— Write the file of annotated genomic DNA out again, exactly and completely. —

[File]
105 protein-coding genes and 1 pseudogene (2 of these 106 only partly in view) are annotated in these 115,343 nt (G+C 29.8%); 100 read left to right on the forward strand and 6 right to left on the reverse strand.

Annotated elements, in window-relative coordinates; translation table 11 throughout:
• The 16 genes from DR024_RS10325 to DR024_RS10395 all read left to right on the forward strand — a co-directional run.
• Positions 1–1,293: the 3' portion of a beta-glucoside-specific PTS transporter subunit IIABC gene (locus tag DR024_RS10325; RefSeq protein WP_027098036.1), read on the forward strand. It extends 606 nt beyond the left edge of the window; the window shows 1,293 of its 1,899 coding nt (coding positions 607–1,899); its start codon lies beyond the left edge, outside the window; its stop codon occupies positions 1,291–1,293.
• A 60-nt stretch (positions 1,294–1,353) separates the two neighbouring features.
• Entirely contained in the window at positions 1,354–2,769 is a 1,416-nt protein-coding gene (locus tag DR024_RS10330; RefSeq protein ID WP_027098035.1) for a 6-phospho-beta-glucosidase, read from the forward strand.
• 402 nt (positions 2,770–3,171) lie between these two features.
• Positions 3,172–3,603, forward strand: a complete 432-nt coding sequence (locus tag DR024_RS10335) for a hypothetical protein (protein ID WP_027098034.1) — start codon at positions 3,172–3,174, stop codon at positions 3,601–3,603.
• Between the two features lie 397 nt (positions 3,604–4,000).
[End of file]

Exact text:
105 protein-coding genes and 1 pseudogene (2 of these 106 only partly in view) are annotated in these 115,343 nt (G+C 29.8%); 100 read left to right on the forward strand and 6 right to left on the reverse strand.

Annotated elements, in window-relative coordinates; translation table 11 throughout:
• The 16 genes from DR024_RS10325 to DR024_RS10395 all read left to right on the forward strand — a co-directional run.
• Positions 1–1,293: the 3' portion of a beta-glucoside-specific PTS transporter subunit IIABC gene (locus tag DR024_RS10325; RefSeq protein WP_027098036.1), read on the forward strand. It extends 606 nt beyond the left edge of the window; the window shows 1,293 of its 1,899 coding nt (coding positions 607–1,899); its start codon lies beyond the left edge, outside the window; its stop codon occupies positions 1,291–1,293.
• A 60-nt stretch (positions 1,294–1,353) separates the two neighbouring features.
• Entirely contained in the window at positions 1,354–2,769 is a 1,416-nt protein-coding gene (locus tag DR024_RS10330; RefSeq protein ID WP_027098035.1) for a 6-phospho-beta-glucosidase, read from the forward strand.
• 402 nt (positions 2,770–3,171) lie between these two features.
• Positions 3,172–3,603, forward strand: a complete 432-nt coding sequence (locus tag DR024_RS10335) for a hypothetical protein (protein ID WP_027098034.1) — start codon at positions 3,172–3,174, stop codon at positions 3,601–3,603.
• Between the two features lie 397 nt (positions 3,604–4,000).